Lionel Brockman Richie Jr. had been proving his credentials as a songwriter for years by the time he reached a new career milestone on November 27, 1982. The American pop audience declared their love for Lionel Richie in his own right, when he scored his first pop No.1 with the Grammy-winning “Truly.”
The song, from his first, self-titled solo album, was the follow-up to his chart-topping duet with Diana Ross, “Endless Love,” from the film of the same name. “Truly” continued Richie’s pre-eminence as a balladeer, going to the top of both the Adult Contemporary chart and the pop pinnacle, where it replaced Joe Cocker & Jennifer Warnes’ “Up Where We Belong.” It went on to reach No.6 in the UK, and to win a Grammy Award in the Best Male Pop Vocal category.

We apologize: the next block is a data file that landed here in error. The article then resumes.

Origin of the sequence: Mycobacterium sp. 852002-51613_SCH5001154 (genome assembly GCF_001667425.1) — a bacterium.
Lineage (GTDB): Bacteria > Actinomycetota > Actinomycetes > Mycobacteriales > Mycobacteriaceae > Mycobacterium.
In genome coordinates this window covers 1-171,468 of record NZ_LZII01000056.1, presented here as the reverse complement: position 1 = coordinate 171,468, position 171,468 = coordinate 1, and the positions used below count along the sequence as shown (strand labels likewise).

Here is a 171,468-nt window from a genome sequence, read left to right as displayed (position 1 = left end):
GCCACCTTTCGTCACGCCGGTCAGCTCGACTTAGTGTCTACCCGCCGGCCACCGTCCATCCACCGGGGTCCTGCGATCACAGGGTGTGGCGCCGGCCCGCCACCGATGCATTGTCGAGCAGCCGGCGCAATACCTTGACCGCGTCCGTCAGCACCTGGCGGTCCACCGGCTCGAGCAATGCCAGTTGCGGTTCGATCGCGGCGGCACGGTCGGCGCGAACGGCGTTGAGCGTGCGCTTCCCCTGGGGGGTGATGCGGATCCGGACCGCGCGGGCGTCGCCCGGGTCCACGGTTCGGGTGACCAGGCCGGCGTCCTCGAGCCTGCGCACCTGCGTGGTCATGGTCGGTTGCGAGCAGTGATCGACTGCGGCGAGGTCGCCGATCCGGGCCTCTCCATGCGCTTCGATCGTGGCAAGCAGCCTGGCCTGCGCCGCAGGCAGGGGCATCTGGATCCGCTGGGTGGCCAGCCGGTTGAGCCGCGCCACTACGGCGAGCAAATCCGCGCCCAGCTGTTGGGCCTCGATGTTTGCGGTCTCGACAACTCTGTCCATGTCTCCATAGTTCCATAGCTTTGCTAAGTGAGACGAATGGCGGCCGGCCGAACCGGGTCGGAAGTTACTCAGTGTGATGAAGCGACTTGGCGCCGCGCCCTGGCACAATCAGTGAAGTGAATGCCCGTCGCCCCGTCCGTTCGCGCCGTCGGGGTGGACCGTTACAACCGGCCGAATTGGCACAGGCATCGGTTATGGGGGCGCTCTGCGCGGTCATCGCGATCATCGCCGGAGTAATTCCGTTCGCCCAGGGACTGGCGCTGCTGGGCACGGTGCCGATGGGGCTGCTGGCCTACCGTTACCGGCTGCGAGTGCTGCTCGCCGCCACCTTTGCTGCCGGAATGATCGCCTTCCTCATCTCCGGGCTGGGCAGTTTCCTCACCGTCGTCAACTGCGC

Hot ta trot indeed
That success is part of a unique statistic in Richie’s songwriting story, which is that from 1976 to 1986, in a run of 11 years, he wrote or co-wrote a No.1 song on the US pop and/or R&B charts every year. The sequence began with his first bestseller as a writer for the Commodores, “Just To Be Close To You,” which topped the R&B list in 1976 and was followed by their hits “Easy” (1977), “Too Hot Ta Trot” and “Three Times A Lady” (1978), and “Still” in 1979. The latter pair were also pop No.1s.
In 1980, Lionel branched out by writing Kenny Rogers’ pop champion “Lady,” after which came “Endless Love” (which topped both charts) and then “Truly.” Between 1983 and ’85, “All Night Long (All Night),” “Hello” and “Say You, Say Me” were all winners on both the pop and R&B surveys, and “Say You” was actually No.1 from 1985 into the early part of 1986, giving Richie that incredible 11-year run.
Buy or stream “Truly” on the Lionel Richie album.